Please use this identifier to cite or link to this item: https://hdl.handle.net/10137/11820
Title: Unique knowledge, unique skills, unique role: Aboriginal and Torres Strait Islander Health Workers in Queensland, Australia.
Authors: Topp, Stephanie M
Tully, Josslyn
Cummins, Rachel
Graham, Veronica
Yashadhana, Aryati
Elliott, Lana
Taylor, Sean
Citation: © Author(s) (or their employer(s)) 2021. Re-use permitted under CC BY. Published by BMJ.
BMJ Glob Health. 2021 Jul;6(7):e006028. doi: 10.1136/bmjgh-2021-006028.
Abstract: Aboriginal and Torres Strait Islander Health Workers (A&TSIHWs) are a professional cadre of Australian health workers typically located in primary care clinics. The role is one of only two that is 'identified'- that is, it must be occupied by an Aboriginal and/or Torres Strait Islander person - and holds specific responsibilities in relation to advocating for facility-level cultural safety. However, lack of understanding of the distinctive skills, scope and value associated with the A&TSIHW role remains pervasive in the broader health workforce. Positioned to represent the perspective of those working as A&TSIHWs, and drawing on 83 in-depth interviews with A&TSIHWs and others, this qualitative study reports on the core functions and distinctive orientation of the role, and seeks to articulate its distinctive value in the modern Queensland health service. Findings highlight the multifaceted (generalist) nature of the A&TSIHW role, which comprises three core functions: health promotion, clinical service and cultural brokerage. Underpinning these cross-cutting functions, is the role's unique orientation, defined by client-centredness and realised through Indigenous strengths based ways of knowing, being and doing. The findings highlight how the A&TSIHW role is one of the only mechanisms through which Aboriginal and Torres Strait Islander knowledge can be brought to bear on context-specific adaptations to routine health service practices; and through which the impacts of lack of cultural or self-awareness among some non-Indigenous health professionals can be mitigated. The complexity of such work in a government health system where a dominant biomedical culture defines what is valued and therefore resourced, is under-recognised and undervalued and contributes to pressures and stress that are potentially threatening the role's long-term viability.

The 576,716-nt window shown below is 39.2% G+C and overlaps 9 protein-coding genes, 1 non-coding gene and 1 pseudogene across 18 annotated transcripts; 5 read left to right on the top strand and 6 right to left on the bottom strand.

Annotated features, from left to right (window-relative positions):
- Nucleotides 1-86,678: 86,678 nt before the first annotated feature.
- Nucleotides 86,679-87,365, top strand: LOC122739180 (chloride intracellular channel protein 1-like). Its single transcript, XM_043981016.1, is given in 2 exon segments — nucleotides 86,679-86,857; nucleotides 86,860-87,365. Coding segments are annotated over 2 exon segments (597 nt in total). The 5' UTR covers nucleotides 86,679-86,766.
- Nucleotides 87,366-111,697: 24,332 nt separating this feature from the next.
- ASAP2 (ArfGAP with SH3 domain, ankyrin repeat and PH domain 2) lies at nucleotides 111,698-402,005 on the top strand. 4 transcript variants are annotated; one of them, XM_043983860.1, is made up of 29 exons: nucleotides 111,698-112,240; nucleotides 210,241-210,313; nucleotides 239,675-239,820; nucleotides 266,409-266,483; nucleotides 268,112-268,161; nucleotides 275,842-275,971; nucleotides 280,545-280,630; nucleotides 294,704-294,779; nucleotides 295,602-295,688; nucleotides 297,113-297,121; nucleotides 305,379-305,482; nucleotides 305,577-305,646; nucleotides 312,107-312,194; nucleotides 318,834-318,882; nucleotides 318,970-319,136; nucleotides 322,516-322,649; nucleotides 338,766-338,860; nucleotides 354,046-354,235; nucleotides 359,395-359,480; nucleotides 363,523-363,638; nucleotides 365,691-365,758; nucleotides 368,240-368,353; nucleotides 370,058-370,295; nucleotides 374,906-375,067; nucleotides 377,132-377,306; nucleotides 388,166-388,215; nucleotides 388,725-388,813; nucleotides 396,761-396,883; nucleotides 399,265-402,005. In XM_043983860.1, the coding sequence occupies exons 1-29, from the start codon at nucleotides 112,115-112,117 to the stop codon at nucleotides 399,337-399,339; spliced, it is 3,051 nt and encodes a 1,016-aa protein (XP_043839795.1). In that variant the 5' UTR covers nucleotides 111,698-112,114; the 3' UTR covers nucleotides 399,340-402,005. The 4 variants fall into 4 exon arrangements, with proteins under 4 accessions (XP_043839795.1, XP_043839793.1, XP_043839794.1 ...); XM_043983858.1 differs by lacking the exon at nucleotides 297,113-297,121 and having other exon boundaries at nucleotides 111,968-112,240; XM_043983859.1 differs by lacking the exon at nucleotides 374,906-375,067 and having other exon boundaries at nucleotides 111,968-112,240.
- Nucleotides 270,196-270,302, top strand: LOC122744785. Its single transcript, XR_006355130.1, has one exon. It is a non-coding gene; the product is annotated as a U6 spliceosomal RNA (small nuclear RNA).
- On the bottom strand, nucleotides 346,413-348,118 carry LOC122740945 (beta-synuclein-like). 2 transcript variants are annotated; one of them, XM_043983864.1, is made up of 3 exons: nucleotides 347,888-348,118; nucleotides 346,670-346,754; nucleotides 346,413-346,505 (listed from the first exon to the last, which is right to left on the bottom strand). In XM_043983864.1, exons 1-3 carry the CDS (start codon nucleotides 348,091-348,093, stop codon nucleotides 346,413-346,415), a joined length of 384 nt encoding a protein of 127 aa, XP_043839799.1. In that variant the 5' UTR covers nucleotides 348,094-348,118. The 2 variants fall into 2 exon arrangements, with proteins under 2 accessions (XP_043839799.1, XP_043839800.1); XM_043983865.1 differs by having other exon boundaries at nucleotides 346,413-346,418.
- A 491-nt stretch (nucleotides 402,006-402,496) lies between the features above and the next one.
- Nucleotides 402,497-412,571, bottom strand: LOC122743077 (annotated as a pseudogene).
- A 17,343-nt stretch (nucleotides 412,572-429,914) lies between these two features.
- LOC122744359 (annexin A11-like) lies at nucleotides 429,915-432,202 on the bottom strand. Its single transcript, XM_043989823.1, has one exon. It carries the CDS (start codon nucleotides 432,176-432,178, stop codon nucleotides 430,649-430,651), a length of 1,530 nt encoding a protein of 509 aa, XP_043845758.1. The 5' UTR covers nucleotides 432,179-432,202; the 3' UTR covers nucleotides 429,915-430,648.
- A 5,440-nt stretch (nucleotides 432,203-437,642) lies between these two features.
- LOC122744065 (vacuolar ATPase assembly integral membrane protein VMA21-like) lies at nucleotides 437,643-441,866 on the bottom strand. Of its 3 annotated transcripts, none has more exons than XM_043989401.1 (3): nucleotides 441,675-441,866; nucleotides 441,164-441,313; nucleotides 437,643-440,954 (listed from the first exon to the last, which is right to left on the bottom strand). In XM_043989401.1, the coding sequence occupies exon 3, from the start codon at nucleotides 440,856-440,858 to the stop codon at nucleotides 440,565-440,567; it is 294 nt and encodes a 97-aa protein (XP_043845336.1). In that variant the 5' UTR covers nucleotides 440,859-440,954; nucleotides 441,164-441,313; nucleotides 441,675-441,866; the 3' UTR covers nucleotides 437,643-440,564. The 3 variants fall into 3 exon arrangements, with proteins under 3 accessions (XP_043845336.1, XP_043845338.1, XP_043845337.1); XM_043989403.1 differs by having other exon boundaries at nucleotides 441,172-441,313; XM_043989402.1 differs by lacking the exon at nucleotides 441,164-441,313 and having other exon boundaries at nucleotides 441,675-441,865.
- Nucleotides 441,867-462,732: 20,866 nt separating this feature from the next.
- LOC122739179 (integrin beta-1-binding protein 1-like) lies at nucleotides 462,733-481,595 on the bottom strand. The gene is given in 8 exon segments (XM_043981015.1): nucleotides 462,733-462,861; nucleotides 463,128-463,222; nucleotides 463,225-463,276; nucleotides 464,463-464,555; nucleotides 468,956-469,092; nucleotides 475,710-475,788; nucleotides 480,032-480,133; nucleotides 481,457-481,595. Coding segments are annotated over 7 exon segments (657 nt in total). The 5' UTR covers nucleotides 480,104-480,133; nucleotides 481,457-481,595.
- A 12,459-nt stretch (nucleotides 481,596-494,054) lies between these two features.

Click to open Pubmed Article: https://www.ezpdhcs.nt.gov.au/login?url=https://www.ncbi.nlm.nih.gov/pubmed/34215649
Journal title: BMJ global health
Volume: 6
Publication Date: 2021-07
Type: Journal Article
URI: https://hdl.handle.net/10137/11820
DOI: 10.1136/bmjgh-2021-006028
Orcid: 0000-0002-3448-7983
0000-0003-2573-8637
Appears in Collections:(a) NT Health Research Collection

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